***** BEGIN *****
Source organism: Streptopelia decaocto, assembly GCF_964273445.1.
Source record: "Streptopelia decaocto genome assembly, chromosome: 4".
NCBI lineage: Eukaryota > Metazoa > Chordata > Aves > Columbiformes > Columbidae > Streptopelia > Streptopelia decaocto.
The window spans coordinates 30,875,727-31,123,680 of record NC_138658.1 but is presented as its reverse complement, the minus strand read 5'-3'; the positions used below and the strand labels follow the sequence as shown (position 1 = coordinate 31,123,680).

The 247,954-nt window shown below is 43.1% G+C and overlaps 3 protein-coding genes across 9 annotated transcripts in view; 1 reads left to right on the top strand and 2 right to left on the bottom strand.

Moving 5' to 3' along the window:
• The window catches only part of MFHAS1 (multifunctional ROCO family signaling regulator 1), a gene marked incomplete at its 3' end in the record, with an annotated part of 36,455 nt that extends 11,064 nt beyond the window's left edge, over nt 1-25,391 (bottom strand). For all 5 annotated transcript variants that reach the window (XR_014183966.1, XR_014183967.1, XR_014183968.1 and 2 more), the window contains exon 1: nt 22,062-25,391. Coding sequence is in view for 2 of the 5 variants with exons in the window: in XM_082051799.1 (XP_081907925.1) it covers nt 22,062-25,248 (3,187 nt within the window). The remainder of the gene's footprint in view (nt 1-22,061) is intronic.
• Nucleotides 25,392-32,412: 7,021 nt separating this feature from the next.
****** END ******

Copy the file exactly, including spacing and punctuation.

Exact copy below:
Source organism: Streptopelia decaocto, assembly GCF_964273445.1.
Source record: "Streptopelia decaocto genome assembly, chromosome: 4".
NCBI lineage: Eukaryota > Metazoa > Chordata > Aves > Columbiformes > Columbidae > Streptopelia > Streptopelia decaocto.
The window spans coordinates 30,875,727-31,123,680 of record NC_138658.1 but is presented as its reverse complement, the minus strand read 5'-3'; the positions used below and the strand labels follow the sequence as shown (position 1 = coordinate 31,123,680).

The 247,954-nt window shown below is 43.1% G+C and overlaps 3 protein-coding genes across 9 annotated transcripts in view; 1 reads left to right on the top strand and 2 right to left on the bottom strand.

Moving 5' to 3' along the window:
• The window catches only part of MFHAS1 (multifunctional ROCO family signaling regulator 1), a gene marked incomplete at its 3' end in the record, with an annotated part of 36,455 nt that extends 11,064 nt beyond the window's left edge, over nt 1-25,391 (bottom strand). For all 5 annotated transcript variants that reach the window (XR_014183966.1, XR_014183967.1, XR_014183968.1 and 2 more), the window contains exon 1: nt 22,062-25,391. Coding sequence is in view for 2 of the 5 variants with exons in the window: in XM_082051799.1 (XP_081907925.1) it covers nt 22,062-25,248 (3,187 nt within the window). The remainder of the gene's footprint in view (nt 1-22,061) is intronic.
• Nucleotides 25,392-32,412: 7,021 nt separating this feature from the next.